Management practice effects on corn grain ethanol yield and ethanol byproduct quality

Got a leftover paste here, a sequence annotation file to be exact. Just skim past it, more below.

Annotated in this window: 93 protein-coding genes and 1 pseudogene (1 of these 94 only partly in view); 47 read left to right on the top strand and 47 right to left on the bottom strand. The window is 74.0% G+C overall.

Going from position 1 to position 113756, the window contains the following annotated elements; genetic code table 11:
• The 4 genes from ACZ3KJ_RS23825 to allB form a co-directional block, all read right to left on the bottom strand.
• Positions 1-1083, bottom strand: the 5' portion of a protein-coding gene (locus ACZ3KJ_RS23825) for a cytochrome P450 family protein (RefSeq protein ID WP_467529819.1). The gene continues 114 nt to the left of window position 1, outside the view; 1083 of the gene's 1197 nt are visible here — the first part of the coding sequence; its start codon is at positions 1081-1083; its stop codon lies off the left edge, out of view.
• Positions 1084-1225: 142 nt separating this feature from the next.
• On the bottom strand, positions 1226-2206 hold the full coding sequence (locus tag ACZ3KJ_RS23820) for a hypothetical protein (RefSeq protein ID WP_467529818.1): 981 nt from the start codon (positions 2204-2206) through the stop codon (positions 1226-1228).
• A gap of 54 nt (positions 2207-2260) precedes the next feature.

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The Renewable Fuel Standard (RFS2) under the Energy Independence and Security Act of 2007 (EISA) currently requires the production and use of 136.08 billion liters of renewable fuels by the year 2022. A significant portion of the requirement will come from the production of corn [Zea mays L.] grain ethanol. Currently, two processes are primarily used to produce ethanol from corn, the dry grind process and the wet mill process. With the dramatic increase in corn grain usage for ethanol production, it is important to determine how management practice decisions affect both dry grind and wet mill ethanol yield and ethanol by-product quality. This study was conducted in Missouri during the 2007 and 2008 growing season to determine whether the management practices of planting date, planting density, or environment (location and year) have a significant affect corn grain yield, ethanol yield and kernel characteristics important in ethanol by-product quality. Whole kernel samples were tested using a FOSS Infratec 1241 Grain Analyzer to analyze kernel composition with near-Infrared (NIR) spectroscopy. Starch was not a good predictor of ethanol yield while consistent relationships were observed for protein with positive correlations for dry grind ethanol yield and negative correlations for wet mill ethanol yield. Management practices had the largest affect on grain yield while ethanol yield and kernel composition were affected to a lesser extent. This suggests selecting a planting date and planting density based on achieving the highest grain yield would be most effective practice to help meet the current RFS2 requirements.
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